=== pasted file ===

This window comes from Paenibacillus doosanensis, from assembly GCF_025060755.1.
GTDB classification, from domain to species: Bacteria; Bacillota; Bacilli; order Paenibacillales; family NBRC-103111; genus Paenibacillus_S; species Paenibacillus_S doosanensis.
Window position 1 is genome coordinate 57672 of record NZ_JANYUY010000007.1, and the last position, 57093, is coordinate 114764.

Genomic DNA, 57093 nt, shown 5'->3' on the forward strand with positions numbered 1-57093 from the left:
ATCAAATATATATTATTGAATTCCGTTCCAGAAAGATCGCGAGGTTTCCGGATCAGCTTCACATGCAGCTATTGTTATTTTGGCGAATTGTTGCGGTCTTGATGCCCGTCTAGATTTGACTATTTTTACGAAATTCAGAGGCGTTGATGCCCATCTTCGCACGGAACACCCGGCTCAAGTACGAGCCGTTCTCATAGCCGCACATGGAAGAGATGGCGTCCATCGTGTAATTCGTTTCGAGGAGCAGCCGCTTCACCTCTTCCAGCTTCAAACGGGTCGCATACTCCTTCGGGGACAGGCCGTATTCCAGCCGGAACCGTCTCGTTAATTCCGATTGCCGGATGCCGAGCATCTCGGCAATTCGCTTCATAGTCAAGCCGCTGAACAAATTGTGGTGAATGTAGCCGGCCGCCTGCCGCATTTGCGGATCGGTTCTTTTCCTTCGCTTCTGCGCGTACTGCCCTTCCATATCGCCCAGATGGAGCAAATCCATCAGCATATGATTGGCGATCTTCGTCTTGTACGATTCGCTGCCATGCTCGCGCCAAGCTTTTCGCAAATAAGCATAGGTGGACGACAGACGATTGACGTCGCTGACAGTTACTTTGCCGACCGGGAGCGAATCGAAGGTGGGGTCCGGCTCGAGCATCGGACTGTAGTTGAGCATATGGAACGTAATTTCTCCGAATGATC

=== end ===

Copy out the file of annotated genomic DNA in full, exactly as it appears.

This window comes from Paenibacillus doosanensis, from assembly GCF_025060755.1.
GTDB classification, from domain to species: Bacteria; Bacillota; Bacilli; order Paenibacillales; family NBRC-103111; genus Paenibacillus_S; species Paenibacillus_S doosanensis.
Window position 1 is genome coordinate 57672 of record NZ_JANYUY010000007.1, and the last position, 57093, is coordinate 114764.

Genomic DNA, 57093 nt, shown 5'->3' on the forward strand with positions numbered 1-57093 from the left:
ATCAAATATATATTATTGAATTCCGTTCCAGAAAGATCGCGAGGTTTCCGGATCAGCTTCACATGCAGCTATTGTTATTTTGGCGAATTGTTGCGGTCTTGATGCCCGTCTAGATTTGACTATTTTTACGAAATTCAGAGGCGTTGATGCCCATCTTCGCACGGAACACCCGGCTCAAGTACGAGCCGTTCTCATAGCCGCACATGGAAGAGATGGCGTCCATCGTGTAATTCGTTTCGAGGAGCAGCCGCTTCACCTCTTCCAGCTTCAAACGGGTCGCATACTCCTTCGGGGACAGGCCGTATTCCAGCCGGAACCGTCTCGTTAATTCCGATTGCCGGATGCCGAGCATCTCGGCAATTCGCTTCATAGTCAAGCCGCTGAACAAATTGTGGTGAATGTAGCCGGCCGCCTGCCGCATTTGCGGATCGGTTCTTTTCCTTCGCTTCTGCGCGTACTGCCCTTCCATATCGCCCAGATGGAGCAAATCCATCAGCATATGATTGGCGATCTTCGTCTTGTACGATTCGCTGCCATGCTCGCGCCAAGCTTTTCGCAAATAAGCATAGGTGGACGACAGACGATTGACGTCGCTGACAGTTACTTTGCCGACCGGGAGCGAATCGAAGGTGGGGTCCGGCTCGAGCATCGGACTGTAGTTGAGCATATGGAACGTAATTTCTCCGAATGATC